When Do the Zero Divisors Form an Ideal, Based on the Zero Divisor Graph Unlike the real numbers or integers, there are number systems where division by zero can happen. In this talk, we look at graphs of the so called zero divisors of commutative rings where each nonzero element is a vertex and two vertices are connected if and only if their product is zero. Our primary goal is the classification of when Z(R) is an ideal. In Section 2, we deal with the case of finite R with identity. Here we are able to give a complete characterization of when the zero divisors form an ideal. Also, we classify a large subset of graphs as either realizable or unrealizable as zero divisor graphs. In Section 3, we turn to general rings, possibly infinite or lacking identity, and classify when Z(R) is an ideal when the zero divisor graph is of diameter 0, 1, or 2, and give conditions that a zero divisor graph must satisfy if it has diameter 3 and Z(R) is an ideal and give an example of such a ring. In the final section, we deal with the case where the zero divisor graph is complete bipartite. This talk gives a taste of two areas of upper division mathematics and will be accessible to undergraduates. If the language in the abstract is scary, don't worry, its not that bad. |
Wednesday, January 14 |
Nick Pratarelli |
The Primes Form an Additive Basis for the Positive Integers Every positive integer can be written as a sum of a bounded number of primes. Weird, I know. But it's true. Come see (very nearly) how. In connection with and/or to this end other topics of general interest will be discussed. |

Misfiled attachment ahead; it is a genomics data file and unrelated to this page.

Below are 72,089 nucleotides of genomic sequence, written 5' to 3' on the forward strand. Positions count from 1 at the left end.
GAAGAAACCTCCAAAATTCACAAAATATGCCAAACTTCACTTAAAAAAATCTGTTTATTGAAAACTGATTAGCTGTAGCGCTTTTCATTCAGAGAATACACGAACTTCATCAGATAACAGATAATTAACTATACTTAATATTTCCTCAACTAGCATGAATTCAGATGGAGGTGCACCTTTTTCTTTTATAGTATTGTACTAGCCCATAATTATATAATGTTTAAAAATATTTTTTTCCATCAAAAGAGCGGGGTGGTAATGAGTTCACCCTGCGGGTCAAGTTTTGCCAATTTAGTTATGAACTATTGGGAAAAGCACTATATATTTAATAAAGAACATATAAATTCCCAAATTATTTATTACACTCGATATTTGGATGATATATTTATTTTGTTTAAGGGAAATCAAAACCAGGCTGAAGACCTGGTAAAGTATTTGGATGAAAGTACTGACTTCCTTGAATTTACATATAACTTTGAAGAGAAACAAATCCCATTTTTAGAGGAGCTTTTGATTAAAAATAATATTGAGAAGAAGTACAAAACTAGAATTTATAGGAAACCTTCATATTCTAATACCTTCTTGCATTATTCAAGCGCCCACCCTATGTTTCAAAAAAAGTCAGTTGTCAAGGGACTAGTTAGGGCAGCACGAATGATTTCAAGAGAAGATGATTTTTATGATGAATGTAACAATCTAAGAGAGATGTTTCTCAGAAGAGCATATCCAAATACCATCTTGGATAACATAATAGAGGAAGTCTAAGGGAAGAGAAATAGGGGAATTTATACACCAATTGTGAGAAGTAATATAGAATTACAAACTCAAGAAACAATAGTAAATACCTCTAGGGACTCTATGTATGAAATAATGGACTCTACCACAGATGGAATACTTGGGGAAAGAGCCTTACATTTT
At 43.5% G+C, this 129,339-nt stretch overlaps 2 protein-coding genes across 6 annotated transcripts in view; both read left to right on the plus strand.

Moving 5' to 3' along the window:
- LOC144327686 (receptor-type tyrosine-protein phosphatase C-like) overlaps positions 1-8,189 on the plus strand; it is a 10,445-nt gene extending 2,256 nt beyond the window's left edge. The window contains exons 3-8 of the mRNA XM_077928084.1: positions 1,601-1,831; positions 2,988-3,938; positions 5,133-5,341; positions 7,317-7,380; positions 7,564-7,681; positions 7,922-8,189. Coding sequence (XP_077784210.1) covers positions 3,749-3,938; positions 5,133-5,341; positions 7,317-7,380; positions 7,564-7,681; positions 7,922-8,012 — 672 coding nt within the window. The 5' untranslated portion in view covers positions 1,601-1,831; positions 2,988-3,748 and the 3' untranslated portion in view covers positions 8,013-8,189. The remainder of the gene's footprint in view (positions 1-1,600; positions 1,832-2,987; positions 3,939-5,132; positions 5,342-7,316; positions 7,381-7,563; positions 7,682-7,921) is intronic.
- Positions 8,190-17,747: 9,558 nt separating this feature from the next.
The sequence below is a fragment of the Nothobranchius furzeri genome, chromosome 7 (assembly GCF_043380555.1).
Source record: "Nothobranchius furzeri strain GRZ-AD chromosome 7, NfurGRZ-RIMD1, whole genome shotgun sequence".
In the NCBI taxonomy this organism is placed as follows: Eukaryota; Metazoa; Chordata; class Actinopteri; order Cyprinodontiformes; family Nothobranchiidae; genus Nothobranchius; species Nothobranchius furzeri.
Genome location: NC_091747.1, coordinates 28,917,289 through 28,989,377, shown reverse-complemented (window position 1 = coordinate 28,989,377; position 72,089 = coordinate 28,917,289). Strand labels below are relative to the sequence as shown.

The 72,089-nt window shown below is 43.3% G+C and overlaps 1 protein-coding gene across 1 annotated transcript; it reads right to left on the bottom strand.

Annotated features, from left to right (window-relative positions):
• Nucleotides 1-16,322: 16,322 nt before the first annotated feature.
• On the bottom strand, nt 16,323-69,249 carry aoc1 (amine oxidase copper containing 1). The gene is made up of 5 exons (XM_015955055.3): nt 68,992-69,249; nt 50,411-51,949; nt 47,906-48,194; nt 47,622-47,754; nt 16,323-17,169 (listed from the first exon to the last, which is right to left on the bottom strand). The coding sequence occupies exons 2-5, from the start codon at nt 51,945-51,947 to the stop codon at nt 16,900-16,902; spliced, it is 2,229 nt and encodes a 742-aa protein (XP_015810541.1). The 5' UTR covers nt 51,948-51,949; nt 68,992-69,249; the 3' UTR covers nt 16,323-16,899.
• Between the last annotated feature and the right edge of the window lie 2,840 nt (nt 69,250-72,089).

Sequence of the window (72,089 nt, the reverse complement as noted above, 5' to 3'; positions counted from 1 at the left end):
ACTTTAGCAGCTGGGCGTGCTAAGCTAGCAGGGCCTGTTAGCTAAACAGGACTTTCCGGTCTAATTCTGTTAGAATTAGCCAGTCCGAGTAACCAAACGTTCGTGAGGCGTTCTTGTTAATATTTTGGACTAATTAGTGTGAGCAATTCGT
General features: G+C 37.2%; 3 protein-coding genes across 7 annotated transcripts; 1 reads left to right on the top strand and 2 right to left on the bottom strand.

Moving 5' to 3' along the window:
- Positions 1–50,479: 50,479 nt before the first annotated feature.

Wednesday, December 10 |
John Fuhrmann |
Overview of Category Theory This will be an introductory talk on "abstract nonsense" also known as category theory. Topics will include categories, functors, natural transformations, monoids as categories, and categories as monoids. No previous working knowledge of category theory will be required. |
Wednesday, December 3 |
Stephanie Lage |
Quantum Mechanics |
Wednesday, November 19 |
Ann Scarritt, |
Teaching Opportunities at SASC What is SASC (Student Academic Services) and why might you want to teach there as a graduate student in the Mathematics Department? The short answer: SASC provides an amazing opportunity for gaining unique teaching experience and growth in a very interactive and diverse environment. During this slow pitch, we will introduce SASC and explain what possible benefits there are with teaching in such an environment. To keep things interactive, we will discuss learning styles (something every teacher should consider) and you will discover what type of learning style you have. |
Wednesday, November 12 |
Topaz Dent |